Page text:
APEX — Timothy McCrimmon bought Chevy’s Ale House in March with dreams of converting the restaurant into a thriving family-friendly hangout with homemade food.
In theory, opening a new restaurant at the site of an existing restaurant seemed like an easy proposition. But six months later, McCrimmon is a frustrated business owner worn out by struggles with town and county inspections, permitting and sign regulations.
“My impression is Apex doesn’t want me here,” he said.
The town of Apex and the Apex Chamber of Commerce realize that new business owners have questions about everything from zoning to sign rules to inspections. In response, they have partnered to put on a free workshop Sept. 18 at The Halle Cultural Arts Center.
The workshop will feature a general information session followed by breakout sessions addressing specific questions and issues, said Graham Wilson, executive director of the chamber.
“We get so many phone calls about town regulations and how to start a business,” Wilson said. “We’re hoping for two things: One, that people can gain a better understanding of what you can and can’t do. And two, that it will give the town a better understanding of the issues that businesses have.”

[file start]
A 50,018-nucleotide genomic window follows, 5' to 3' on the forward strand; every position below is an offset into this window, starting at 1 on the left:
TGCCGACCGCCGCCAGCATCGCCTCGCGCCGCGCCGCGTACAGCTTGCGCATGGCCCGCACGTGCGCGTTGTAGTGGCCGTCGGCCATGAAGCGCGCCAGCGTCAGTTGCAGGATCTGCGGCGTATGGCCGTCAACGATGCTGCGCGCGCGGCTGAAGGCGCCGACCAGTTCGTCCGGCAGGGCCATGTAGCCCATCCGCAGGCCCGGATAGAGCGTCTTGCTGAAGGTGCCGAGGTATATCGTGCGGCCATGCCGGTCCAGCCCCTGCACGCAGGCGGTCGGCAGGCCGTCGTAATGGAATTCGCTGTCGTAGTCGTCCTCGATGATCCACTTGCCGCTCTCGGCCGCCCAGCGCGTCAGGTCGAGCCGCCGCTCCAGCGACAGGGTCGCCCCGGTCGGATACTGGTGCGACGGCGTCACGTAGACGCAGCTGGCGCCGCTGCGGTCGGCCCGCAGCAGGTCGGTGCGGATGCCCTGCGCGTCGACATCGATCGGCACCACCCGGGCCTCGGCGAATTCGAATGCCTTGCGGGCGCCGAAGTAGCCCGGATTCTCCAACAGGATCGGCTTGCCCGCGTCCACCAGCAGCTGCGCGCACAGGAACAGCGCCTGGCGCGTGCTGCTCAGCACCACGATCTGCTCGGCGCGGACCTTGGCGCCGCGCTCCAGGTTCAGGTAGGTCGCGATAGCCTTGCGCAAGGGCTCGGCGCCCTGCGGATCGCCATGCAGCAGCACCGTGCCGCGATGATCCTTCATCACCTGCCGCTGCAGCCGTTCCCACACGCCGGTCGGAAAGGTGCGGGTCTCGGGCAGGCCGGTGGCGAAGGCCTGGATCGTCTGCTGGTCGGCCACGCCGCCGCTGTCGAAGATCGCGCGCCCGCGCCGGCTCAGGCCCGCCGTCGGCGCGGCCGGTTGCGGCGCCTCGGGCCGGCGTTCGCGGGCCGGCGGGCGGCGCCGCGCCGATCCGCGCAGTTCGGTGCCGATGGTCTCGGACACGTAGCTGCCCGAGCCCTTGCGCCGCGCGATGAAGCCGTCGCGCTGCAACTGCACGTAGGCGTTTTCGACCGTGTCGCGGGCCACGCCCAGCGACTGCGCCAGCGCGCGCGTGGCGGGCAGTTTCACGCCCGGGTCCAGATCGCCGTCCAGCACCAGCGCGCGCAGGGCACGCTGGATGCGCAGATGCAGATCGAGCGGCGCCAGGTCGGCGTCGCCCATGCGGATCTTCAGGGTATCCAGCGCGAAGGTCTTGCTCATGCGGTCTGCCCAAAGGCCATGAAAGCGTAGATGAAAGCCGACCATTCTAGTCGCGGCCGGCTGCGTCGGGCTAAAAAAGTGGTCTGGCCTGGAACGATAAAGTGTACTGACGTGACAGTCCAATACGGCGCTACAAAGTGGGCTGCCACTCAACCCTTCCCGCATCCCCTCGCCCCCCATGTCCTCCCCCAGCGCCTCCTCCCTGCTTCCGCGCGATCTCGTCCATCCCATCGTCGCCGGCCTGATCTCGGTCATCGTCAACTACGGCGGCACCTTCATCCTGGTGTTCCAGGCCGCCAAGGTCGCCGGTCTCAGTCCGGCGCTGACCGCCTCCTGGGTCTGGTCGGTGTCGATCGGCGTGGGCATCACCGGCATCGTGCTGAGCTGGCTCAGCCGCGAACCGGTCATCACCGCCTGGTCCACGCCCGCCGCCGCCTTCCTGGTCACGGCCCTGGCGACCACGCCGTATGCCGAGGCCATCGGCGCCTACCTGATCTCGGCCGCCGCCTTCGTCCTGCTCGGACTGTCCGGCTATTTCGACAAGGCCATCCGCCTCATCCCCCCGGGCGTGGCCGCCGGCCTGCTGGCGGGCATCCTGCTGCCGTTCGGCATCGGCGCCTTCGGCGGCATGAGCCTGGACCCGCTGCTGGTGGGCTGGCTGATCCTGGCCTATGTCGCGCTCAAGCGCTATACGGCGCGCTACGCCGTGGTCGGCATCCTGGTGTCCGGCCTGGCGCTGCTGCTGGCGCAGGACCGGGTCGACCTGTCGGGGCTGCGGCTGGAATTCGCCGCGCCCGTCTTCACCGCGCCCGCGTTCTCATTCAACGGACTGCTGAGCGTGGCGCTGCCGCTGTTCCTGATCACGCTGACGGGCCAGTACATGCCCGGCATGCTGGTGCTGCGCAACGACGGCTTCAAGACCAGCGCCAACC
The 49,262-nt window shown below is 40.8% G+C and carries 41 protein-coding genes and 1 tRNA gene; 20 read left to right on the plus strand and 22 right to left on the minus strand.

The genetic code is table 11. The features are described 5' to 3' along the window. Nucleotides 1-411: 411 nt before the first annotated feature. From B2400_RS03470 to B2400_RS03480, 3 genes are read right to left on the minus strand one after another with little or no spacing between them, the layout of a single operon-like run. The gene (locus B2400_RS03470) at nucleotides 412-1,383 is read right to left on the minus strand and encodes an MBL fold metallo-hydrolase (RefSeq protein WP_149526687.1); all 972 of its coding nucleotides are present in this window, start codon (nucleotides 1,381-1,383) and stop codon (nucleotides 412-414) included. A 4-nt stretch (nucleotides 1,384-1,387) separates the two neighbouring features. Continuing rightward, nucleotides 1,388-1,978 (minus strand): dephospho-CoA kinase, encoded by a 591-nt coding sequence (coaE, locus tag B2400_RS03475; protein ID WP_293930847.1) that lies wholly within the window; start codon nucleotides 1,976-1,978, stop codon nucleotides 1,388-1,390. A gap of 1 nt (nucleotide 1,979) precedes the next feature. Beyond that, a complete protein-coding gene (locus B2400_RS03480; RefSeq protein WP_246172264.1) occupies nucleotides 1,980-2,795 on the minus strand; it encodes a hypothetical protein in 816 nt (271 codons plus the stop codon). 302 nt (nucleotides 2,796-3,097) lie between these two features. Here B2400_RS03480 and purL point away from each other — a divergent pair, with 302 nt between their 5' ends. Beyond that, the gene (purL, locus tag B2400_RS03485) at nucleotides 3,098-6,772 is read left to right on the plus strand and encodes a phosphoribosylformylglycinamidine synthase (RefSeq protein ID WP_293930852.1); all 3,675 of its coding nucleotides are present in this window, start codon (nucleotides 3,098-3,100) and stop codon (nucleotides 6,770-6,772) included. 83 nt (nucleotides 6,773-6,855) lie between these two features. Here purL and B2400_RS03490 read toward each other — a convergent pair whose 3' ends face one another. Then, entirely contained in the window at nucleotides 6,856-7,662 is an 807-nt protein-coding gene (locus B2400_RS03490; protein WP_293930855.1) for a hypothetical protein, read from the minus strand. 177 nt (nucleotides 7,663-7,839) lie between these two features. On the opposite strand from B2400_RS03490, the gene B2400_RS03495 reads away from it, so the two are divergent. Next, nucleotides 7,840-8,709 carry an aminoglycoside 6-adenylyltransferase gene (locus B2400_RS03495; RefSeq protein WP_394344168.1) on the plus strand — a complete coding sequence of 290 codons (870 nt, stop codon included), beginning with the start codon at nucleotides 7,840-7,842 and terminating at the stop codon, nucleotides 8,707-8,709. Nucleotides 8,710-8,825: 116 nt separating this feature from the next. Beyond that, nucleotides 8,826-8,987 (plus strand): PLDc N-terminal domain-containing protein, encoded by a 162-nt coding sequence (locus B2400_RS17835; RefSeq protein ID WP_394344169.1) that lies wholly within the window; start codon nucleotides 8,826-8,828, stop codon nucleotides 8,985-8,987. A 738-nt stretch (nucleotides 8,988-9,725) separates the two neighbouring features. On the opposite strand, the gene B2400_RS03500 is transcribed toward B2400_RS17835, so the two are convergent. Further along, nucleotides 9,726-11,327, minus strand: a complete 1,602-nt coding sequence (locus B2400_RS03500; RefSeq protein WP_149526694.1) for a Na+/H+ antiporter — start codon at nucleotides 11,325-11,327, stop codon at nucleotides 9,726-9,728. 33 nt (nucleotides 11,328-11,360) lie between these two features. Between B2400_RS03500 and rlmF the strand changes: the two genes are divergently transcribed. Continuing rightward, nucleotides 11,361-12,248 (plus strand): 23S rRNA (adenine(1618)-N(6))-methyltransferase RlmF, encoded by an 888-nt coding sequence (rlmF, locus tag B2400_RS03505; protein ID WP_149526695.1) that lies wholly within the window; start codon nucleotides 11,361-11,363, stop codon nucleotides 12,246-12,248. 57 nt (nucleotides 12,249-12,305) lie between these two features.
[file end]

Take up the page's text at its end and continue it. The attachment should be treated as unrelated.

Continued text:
The chamber has fielded a lot of calls about sign rules. In McCrimmon’s case, he wanted to rename the restaurant and put up a new sign.
He was told that as a new business he fell under the town’s new sign rules and would only be allowed to put up a smaller sign. McCrimmon said he already struggles to attract business with the existing sign.
“I hear all the time when people come in – they say, ‘I didn’t know you were here,’” he said. “My biggest problem is a lack of ability to communicate with my prime marketing channel, (N.C.)Highway 55. This is not me trying to deface the highway. It’s me talking to an audience of about 30,000 who drive by Highway 55 every day.”